Appellant testified that only Troxtel used the credit cards, once to buy dinner for appellant and a man named Kevin and again when they went to J. C. Penney's at Northgate Mall. Appellant denied using the cards himself. The appellant recounted the incident at J. C. Penney's and stated that a couple of days later, Troxtel, who had no other place to stay, borrowed his camping equipment. Troxtel carried the camping gear and a hatchet. Appellant, at Troxtel's request, brought along his shotgun as a protection against snakes. At the campsite the two men talked. Troxtel said he could get 20 years for taking the cards across a state line. Appellant testified he told Troxtel that he did not want to get mixed-up in anything like that, and that if asked by the police, he would tell them what happened. Troxtel stated that he would make sure that the appellant did not say anything, and attacked appellant with the hatchet. Appellant "moved to the side and shot at the same time, and [he] kept shooting." The first shot straightened Troxtel up and kind of turned him. Appellant was not sure exactly how the shots hit Troxtel, but one shot struck and caused him to flip backward off the rock he was on. Appellant could hear Troxtel screaming but could not see him. All the shots were fired in a five or six second time span. Appellant blacked-out and fell on his back. When he awoke, appellant saw the shells and could only think about cleaning up the area. He picked up the shells near him and threw them in the fire. Appellant was in a sitting position when the attack began. Appellant testified that he did not want to or mean to kill Troxtel; he was acting in self-defense. Prior to this time he was good friends with Troxtel. Appellant does not know how or when Troxtel was shot in the mouth. He did not turn Troxtel over and shoot him either in the back or in the mouth. Appellant also denied putting Troxtel's head into the sleeve of his jacket; and he testified that he did not know how the hatchet got into the fire. Held:
1. Appellant asserts the general grounds and the trial court's failure to grant his motion for a directed verdict as error. We disagree. Only where there is no evidence to support a verdict to the contrary is a directed verdict of acquittal authorized. Bradley v. State, 180 Ga. App. 386 (2) ( 349 S.E.2d 263). "[A] motion for directed verdict in a criminal trial should only be granted where there is no conflict in the evidence and the evidence demands a verdict of acquittal as a matter of law." Taylor v. State, 252 Ga. 125 (1) ( 312 S.E.2d 311). Reviewing the evidence in the light most favorable to the verdict, Adams v. State, 255 Ga. 356 (1) ( 338 S.E.2d 860), we conclude that the jury could rationally have found that it excluded every reasonable hypothesis except that of appellant's guilt, Smith v. State, 257 Ga. 381 ( 359 S.E.2d 662), and that any rational trier of fact could have found the appellant guilty of voluntary manslaughter beyond a reasonable doubt. Jackson v. Virginia, 443 U.S. 307 (99 SC 2781, 61 L.Ed.2d 560).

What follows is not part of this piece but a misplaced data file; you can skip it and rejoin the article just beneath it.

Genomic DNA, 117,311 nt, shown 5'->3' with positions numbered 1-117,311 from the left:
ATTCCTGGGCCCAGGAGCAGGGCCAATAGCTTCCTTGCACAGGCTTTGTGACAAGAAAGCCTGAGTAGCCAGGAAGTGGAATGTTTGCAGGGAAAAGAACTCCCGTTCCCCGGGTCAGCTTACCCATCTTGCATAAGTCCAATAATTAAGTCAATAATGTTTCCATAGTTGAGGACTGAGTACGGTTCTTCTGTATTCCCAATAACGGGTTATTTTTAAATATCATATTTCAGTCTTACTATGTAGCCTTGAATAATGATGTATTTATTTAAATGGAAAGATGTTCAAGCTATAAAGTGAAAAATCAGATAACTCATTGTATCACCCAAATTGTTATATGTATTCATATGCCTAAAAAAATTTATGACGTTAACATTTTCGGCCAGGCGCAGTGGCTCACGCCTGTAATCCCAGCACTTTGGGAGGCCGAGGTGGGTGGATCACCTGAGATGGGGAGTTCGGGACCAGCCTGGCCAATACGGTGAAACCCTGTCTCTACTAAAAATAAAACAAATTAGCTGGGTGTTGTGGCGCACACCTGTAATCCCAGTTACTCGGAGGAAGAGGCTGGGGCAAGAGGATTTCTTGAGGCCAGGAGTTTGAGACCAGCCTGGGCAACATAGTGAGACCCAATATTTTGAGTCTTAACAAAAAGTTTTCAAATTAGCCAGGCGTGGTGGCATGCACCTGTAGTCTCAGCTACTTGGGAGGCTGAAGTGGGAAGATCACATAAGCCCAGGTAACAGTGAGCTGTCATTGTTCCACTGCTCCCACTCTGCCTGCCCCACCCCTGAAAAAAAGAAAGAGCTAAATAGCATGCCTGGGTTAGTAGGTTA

2. Appellant asserts that the trial court erred in charging the jury that the requisite scienter for voluntary manslaughter could be established by a mere showing of criminal negligence. In charging the jury, the trial court employed the language of OCGA § 16-2-1. Reviewing the charges in their entirety, we find that the trial court did not err. See Smith v. State, 238 Ga. 146 (2) ( 231 S.E.2d 757); Harper v. State, 182 Ga. App. 760 (7) ( 357 S.E.2d 117).
3. Appellant asserts that the trial court erred in overruling the motion to suppress physical evidence, specifically the shotgun. There was no error. No search occurred in this instance. James Massengale, Sr., had summoned the police voluntarily to his home, and he admitted Deputy White therein. After being told appellant had shot someone, Deputy White asked where the weapon was located, under the circumstances, a reasonable preliminary question solely to insure his safety. Compare State v. Overby, 249 Ga. 341 ( 290 S.E.2d 464). Appellant voluntarily left the room and returned with the weapon in the plain view which he gave to the deputy. "`" A police officer may seize what is in plain sight if, as here, [he] is in a place where [he] is constitutionally entitled to be. [Cits.] And where such a plain-view seizure takes place, there is in effect no search at all."'" May v. State, 181 Ga. App. 228 (1) ( 351 S.E.2d 649). Moreover, at the time of the seizure, Deputy White "had probable cause" to suspect that the shotgun was connected with criminal activity, Illinois v. Andreas, 463 U.S. 765, 771 (103 SC 3319, 77 S.E.2d 1003), and thus under these circumstances was "Presumptively reasonable," Texas v. Brown, 460 U.S. 730, 741 742 ( 103 SC 1535, 75 L.Ed.2d 502) (plurality opinion).
Moreover, assuming that error occurred in denying the suppression motion, we are convinced that in view of appellant's judicial admission of shooting the victim with a shotgun with his steadfast reliance on self-defense, any error would be harmless beyond a reasonable doubt. Moody v. State, 244 Ga. 247 (6) ( 260 S.E.2d 11).